By Liz Ford
UN member states have pledged to close the gender pay gap and reduce and redistribute unpaid care and domestic work that falls disproportionately on women.
After two weeks of intense discussions in New York, the Commission on the Status of Women ended with commitments by states to advance women’s economic empowerment by implementing equal pay policies, gender audits and job evaluations. The gender pay gap stands at 23% globally, according to UN figures.
The commission also agreed to increase public services and provide affordable childcare that would allow women to undertake paid work and reduce unpaid labour.
In the agreement conclusions, the commission urged governments to measure the value of unpaid care and domestic work through time-use surveys. It also emphasised the need to ensure that women and men have access to paid parental leave.
It urged governments to take measures to end violence and harassment against women in the workplace by strengthening and enforcing laws and policies, and support those who have experienced violence to re-enter the labour force.
The agreement recognised that women’s ability to control their bodies and exercise their sexual and reproductive health and rights were essential for economic independence and empowerment.
Concerns that this year’s negotiations would be derailed by conservative groups seeking to push back women’s rights, emboldened by Donald Trump’s reinstatement of the “global gag rule” and his proposed funding cuts to the UN, proved well-founded.
Although women’s rights activists called the final agreement significant, to get there they had to overcome attempts by countries including Russia and Guyana, as well as by the Holy See, which has special observer status at the UN, to restrict women’s sexual and reproductive rights in the language of the text.
The US also aligned with Russia to reject the inclusion of the International Labour Organisation, the UN body responsible for labour rights, in the agreement.
Some African states had expressed the view that women’s unpaid work was “cultural” and enjoyable, and argued that it was not the responsibility of the state to reduce it.
“These were hard-fought gains as countries like the US, Russia and Guyana worked to weaken governments’ resolve to tackle violence and harassment and protect sexual and reproductive rights,” said Shannon Kowalski, director of advocacy and policy at the International Women’s Health Coalition. “Governments must face the facts that women’s rights to exercise autonomy over their bodies and lives is critical to their economic empowerment.”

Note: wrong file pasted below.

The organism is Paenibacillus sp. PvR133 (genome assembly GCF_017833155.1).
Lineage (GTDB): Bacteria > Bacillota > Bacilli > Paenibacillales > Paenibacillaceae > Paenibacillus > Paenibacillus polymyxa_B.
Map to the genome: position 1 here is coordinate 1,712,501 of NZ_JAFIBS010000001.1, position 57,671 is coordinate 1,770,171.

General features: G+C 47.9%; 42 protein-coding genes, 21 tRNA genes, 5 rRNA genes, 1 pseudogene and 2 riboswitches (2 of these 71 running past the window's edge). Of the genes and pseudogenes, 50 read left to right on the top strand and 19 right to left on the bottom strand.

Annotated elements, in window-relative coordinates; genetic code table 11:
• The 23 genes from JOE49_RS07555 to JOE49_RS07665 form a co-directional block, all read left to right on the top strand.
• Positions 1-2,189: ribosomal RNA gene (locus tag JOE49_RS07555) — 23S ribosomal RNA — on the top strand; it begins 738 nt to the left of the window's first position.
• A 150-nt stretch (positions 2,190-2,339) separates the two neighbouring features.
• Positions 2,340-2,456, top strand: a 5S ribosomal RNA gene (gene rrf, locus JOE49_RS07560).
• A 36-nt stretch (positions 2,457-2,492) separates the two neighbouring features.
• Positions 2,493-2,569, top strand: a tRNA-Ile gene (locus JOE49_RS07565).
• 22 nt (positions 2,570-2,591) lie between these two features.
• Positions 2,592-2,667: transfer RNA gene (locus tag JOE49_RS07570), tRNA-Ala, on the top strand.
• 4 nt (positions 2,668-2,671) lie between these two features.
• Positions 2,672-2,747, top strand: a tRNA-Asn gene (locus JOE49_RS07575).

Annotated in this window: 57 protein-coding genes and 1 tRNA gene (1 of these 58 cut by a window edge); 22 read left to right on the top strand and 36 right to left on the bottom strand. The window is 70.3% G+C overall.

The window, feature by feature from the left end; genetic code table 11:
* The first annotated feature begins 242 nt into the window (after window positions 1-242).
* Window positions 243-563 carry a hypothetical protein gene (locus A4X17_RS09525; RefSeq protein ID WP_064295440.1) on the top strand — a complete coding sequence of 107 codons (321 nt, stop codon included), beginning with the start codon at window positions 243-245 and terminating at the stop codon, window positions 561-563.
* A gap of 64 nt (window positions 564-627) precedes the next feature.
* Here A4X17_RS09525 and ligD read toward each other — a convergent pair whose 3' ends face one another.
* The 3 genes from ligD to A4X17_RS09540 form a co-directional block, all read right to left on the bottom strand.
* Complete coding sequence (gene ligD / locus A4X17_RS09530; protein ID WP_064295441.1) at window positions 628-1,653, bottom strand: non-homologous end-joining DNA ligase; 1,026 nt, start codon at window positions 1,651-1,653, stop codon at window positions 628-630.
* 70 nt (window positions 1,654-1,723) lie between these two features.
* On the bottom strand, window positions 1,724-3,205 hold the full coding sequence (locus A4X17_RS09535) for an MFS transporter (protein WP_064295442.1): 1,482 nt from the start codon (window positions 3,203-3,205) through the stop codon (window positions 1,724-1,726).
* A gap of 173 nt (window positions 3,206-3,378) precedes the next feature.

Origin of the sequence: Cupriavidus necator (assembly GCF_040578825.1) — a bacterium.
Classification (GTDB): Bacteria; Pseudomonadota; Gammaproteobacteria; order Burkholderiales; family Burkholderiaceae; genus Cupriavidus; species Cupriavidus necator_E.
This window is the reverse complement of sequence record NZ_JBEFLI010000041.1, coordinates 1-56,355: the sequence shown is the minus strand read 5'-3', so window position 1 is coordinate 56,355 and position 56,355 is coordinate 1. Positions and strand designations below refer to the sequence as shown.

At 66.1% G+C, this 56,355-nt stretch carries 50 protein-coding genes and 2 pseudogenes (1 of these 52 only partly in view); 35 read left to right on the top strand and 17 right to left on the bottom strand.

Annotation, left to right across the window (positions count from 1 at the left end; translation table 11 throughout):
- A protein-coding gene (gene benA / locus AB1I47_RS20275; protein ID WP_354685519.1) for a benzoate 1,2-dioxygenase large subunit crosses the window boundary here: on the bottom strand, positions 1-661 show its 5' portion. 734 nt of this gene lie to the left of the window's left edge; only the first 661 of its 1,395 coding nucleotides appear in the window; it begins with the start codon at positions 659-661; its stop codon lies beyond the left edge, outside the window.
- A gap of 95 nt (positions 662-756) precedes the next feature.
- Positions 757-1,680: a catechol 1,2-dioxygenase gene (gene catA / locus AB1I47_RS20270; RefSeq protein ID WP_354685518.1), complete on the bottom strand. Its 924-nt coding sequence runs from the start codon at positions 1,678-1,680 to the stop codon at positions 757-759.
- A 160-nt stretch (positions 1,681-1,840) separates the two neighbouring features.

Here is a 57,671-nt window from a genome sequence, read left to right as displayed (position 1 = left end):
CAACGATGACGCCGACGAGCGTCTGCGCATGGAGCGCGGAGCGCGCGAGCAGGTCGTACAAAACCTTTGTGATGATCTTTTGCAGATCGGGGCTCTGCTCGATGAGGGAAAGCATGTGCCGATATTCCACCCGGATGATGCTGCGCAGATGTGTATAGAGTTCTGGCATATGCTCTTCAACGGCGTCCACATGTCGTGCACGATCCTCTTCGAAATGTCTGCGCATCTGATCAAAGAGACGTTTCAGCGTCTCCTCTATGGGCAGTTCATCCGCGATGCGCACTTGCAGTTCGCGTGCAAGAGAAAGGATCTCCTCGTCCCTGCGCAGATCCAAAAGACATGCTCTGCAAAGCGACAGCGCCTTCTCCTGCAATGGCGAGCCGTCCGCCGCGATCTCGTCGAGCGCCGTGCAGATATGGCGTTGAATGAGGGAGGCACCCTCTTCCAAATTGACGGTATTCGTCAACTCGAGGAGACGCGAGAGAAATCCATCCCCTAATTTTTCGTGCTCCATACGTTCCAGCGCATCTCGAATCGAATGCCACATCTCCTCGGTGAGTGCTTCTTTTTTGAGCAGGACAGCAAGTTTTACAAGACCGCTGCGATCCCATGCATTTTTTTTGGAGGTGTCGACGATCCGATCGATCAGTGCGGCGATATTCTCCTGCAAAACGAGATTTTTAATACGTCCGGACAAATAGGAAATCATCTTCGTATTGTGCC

Phumzile Mlambo-Ngcuka, the executive director of UN Women, said the commission had engaged “strongly, comprehensively and constructively” in considering the most effective ways in which to bring about change for women in the workplace.
“We have heard from all quarters the accepted imperative to put this knowledge into practice. It will take action throughout society; by all those who spoke to represent the commitment of young and older, of civil society and parliamentarians, of men and women alike, to embrace the great promise of finally making space for women to thrive,” she said.
“There has never been any excuse for the inequality that exists. Now we are seeing a healthy intolerance for inequality grow into firm and positive change.”
Some 162 member states and more than 3,900 representatives from 580 civil society organisations from 138 countries attended this year’s CSW, the UN’s largest annual gathering to discuss progress on women’s rights and gender equality.
However, a number of activists who had been invited to take part were unable to attend because they were denied visas to travel. Some organisations chose to boycott the event in protest at Trump’s travel ban on six countries.
At side events held during the commission, empty chairs were symbolically placed on panels to highlight the missing participants.
This article was published on The Guardian's website on March 27, 2017.